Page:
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Feijoa Nutrition Facts

Feijoa, commonly referred to as pineapple guava, is a delectably sweet and juicy fruit originating from South America. It enjoys widespread popularity in Brazil, Argentina, Bolivia, and New Zealand. Botanically, it belongs to the Myrtaceae family, either as a small tree or a shrub. Guava, rose apple and allspice are among the closely related plants within the Myrtaceae family.

Its scientific name is Acca sellowiana.

Feijoa fruit on a A. sellowiana tree. Courtesy: Briweldon

Acca sellowiana is an evergreen shrub that typically reaches heights of about 8 to 15 feet and spreads out into a large bush. Its oval-shaped, thick, fleshy, deep-green leaves have a gray surface underneath. The plant produces attractive golden-yellow flowers with white petals and long maroon-colored stamens. After approximately 5 to 6 months of flowering, the bush becomes adorned with fruits ready for consumption.

Feijoa fruit is oval-shaped and closely resembles unripe medium-sized deep-green guava when viewed from a distance. It measures around 1/5 to 2.5 inches in length, 2 inches in diameter, and weighs approximately 50 grams. Once ripe, the fruit naturally falls from the tree and is typically gathered and consumed immediately. It emits a sweet fruity aroma reminiscent of a blend of banana and pineapple or pineapple and guava, hence its name pineapple guava. If not consumed promptly, the fruit will spoil relatively quickly unless preserved.

Internally, the fruit features a central, jelly-textured seed pulp surrounded by soft, grey-white flesh. The flesh is sweet, somewhat tart, and highly aromatic. Although the skin is edible, akin to guava, it is generally discarded.

Health benefits of Feijoa (Pineapple guava) fruit

  1. Feijoas are low in calories; 100 g of fresh fruit holds only 55 calories. Nonetheless, they are low-fat, cholesterol-free fruits loaded with vitamins, and antioxidants that assure you a healthy state of well-being, free from illnesses.

  2. The fruit is a very rich source of soluble dietary fiber (6.4 g per 100 g of fruit, about 17% of DRA), which makes it a good bulk laxative. The fiber content helps protect the colon mucous membrane by decreasing exposure time to toxins as well as binding to cancer-causing chemicals in the colon.

  3. Feijoa fruit is an excellent source of antioxidant vitamin-C. 100 g fresh fruit provides 32.9 mg of this vitamin, about 55% of DRI (daily recommended intake). Vitamin C is a water-soluble antioxidant that works well against viral illness through immune-boosting means. Regular consumption of fruits rich in vitamin C helps the human body develop resistance against infectious agents and scavenge cancer-causing harmful free radicals from the body.

  4. Feijoa contains small proportions of B-complex vitamins such as pantothenic acid, niacin, vitamin-B6 (pyridoxine), and vitamins E and K, as well as minerals like calcium, magnesium, copper, and manganese.

See the table below for in depth analysis of nutrients: Feijoa (F. sellowiana), fresh, Nutritive Value/100 g.

(Source: USDA National Nutrient data base)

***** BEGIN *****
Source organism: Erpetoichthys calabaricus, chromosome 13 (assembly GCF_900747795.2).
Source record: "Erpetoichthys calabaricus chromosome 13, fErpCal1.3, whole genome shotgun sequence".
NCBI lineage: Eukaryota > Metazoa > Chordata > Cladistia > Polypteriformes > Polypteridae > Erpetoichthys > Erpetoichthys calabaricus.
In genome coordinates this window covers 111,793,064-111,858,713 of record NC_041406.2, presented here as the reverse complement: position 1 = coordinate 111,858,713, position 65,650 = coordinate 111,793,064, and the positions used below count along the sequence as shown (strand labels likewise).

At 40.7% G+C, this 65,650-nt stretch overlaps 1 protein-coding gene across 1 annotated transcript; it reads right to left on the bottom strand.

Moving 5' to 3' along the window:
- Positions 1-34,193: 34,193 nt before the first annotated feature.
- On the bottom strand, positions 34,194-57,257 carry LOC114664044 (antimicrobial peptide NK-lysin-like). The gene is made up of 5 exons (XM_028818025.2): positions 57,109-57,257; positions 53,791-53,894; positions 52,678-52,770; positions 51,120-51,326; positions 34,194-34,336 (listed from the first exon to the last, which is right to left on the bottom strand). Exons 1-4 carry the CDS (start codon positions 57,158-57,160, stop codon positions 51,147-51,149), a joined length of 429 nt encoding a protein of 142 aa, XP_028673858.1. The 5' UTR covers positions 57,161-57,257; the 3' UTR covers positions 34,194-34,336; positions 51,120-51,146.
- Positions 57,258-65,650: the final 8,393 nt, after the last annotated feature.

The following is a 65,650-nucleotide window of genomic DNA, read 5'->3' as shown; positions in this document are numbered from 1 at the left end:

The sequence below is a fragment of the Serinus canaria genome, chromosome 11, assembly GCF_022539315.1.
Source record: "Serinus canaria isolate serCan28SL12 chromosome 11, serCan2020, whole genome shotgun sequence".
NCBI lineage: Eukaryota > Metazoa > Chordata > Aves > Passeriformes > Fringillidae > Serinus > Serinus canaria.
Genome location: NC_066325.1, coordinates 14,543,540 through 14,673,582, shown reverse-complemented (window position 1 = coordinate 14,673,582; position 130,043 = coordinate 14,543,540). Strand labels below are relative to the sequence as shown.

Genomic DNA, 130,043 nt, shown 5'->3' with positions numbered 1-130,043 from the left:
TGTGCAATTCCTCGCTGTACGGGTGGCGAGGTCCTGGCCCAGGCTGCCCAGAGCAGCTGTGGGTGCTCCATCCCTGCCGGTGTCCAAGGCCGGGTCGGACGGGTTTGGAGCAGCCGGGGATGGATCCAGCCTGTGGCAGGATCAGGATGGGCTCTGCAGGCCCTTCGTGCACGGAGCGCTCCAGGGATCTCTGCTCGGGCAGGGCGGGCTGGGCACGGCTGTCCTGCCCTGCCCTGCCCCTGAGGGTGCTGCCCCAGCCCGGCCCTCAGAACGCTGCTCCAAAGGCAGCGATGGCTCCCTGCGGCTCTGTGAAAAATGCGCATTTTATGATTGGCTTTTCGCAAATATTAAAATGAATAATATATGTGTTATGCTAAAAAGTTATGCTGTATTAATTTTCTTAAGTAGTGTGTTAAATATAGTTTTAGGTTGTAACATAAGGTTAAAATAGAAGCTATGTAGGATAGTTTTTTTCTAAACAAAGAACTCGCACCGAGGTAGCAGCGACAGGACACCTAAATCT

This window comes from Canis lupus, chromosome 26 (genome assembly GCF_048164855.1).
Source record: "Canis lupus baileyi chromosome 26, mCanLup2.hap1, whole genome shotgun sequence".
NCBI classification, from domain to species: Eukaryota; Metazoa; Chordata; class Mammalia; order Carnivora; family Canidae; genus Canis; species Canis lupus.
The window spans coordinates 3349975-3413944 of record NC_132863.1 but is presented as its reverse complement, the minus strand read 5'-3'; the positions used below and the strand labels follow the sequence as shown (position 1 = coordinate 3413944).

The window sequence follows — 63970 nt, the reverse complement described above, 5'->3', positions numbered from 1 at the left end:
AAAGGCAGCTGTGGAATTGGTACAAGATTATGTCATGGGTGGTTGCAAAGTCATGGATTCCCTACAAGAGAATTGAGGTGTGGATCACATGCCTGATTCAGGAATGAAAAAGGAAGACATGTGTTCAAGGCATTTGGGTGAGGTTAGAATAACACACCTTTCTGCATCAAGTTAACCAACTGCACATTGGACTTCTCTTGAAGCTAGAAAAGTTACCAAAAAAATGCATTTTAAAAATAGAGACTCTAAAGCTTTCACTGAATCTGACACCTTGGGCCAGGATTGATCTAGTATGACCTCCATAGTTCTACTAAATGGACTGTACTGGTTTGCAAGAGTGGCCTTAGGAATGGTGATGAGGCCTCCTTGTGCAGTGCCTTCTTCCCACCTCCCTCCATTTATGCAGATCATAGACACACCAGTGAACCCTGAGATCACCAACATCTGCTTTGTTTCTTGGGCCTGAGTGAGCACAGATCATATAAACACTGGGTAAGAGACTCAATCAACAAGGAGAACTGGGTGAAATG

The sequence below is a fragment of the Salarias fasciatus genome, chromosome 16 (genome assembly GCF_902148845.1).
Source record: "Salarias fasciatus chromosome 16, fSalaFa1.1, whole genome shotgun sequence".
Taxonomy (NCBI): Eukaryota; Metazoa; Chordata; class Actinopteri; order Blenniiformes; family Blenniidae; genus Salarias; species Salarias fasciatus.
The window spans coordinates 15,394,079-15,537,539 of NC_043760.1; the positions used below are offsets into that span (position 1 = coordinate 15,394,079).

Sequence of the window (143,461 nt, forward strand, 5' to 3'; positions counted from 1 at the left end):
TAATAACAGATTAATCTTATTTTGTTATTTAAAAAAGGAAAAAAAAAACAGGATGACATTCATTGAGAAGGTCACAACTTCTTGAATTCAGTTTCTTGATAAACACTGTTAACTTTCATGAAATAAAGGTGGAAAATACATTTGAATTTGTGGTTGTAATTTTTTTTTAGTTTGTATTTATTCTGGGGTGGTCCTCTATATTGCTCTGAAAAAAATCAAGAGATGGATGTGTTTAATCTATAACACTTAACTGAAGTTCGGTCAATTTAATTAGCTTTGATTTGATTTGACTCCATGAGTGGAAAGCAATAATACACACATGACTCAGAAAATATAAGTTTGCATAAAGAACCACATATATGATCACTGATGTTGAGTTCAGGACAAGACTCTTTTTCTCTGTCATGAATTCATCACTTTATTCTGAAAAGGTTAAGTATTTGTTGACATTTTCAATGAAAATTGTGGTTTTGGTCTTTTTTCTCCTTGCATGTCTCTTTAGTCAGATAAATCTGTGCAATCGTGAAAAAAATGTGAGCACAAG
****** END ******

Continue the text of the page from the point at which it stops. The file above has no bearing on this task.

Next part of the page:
Principle Nutrient Value Percent of RDA
Energy 55 Kcal 3%
Carbohydrates 13 g 10%
Protein 0.98 g 2%
Total Fat 0.6 g 2%
Cholesterol 0 mg 0%
Dietary Fiber 6.4 g 17%
Folates 23 µg 6%
Niacin 0.295 mg 2%
Pantothenic acid 0.223 mg 2.5%
Pyridoxine 0.067 mg 5%
Riboflavin 0.018 mg 1.5%
Thiamin 0.006 mg 0.5%
Vitamin A 6 IU <1%
Vitamin C 32.9 mg 55%
Vitamin E 0.16 mg 1%
Vitamin K 3.5 µg 3%
Sodium 3 mg <1%
Potassium 172 mg 3.5%
Calcium 17 mg 2%
Copper 0.036 mg 4%
Iron 0.14 mg 2%
Magnesium 9 mg 2%
Manganese 0.084 mg 4%
Phosphorus 19 mg 3%
Zinc 0.06 mg <1%
Carotene-ß 2 µg --
Crypto-xanthin-ß 3 µg --
Lutein + zeaxanthin 27 µg --
Lycopene 5 µg --

Selection and storage

Feijoa season varies depending on the location. In Brazil, they appear in markets from late March to July. In New Zealand, you can find them from March to June, although they're often available in supermarkets for longer.

When shopping, seek out fresh arrivals. Opt for dark green, ellipsoid-shaped fruits with a distinct fruity scent. Check for any signs of damage like bruises, cuts, or blemishes and avoid those. A ripe feijoa will yield slightly to gentle thumb pressure.

Once ripe, feijoas don't last long at room temperature, usually no more than two days. If not eaten promptly, store them in the refrigerator for up to 1-2 days. Alternatively, they can be kept in the freezer for a couple of months.

Preparation and serving methods

Cut sections of feijoa fruit
Feijoa fruit cut section. Courtesy: Pingked

To prepare feijoa, start by selecting fresh, ripe fruit. Gently rinse and pat dry. Cut the fruit in half with a paring knife, then scoop out the juicy pulp using a spoon, similar to how you would with sapodilla. The flesh has a sweet-sour taste and a sandy texture, while the skin, although edible, is usually discarded.

Here are some serving ideas:

  • Enjoy the fruit as is to savor its natural flavor.
  • Juice it for a delicious drink.
  • Add aromatic slices to salads.
  • Incorporate it into baked goods like muffins and cakes.
  • Use it to make purees, jellies, jams, chutneys, juices, sorbets, and more.

Safety Profile

Feijoa fruit consumption is considered safe for human health, including for pregnant mothers and infants. medical disclaimer for more information).

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Further reading and Resources:

  1. USDA National Nutrient Database.

  2. Stanford School of Medicine Cancer information Page- Nutrition to Reduce Cancer Risk.

  3. New Zealand feijoa growers association.

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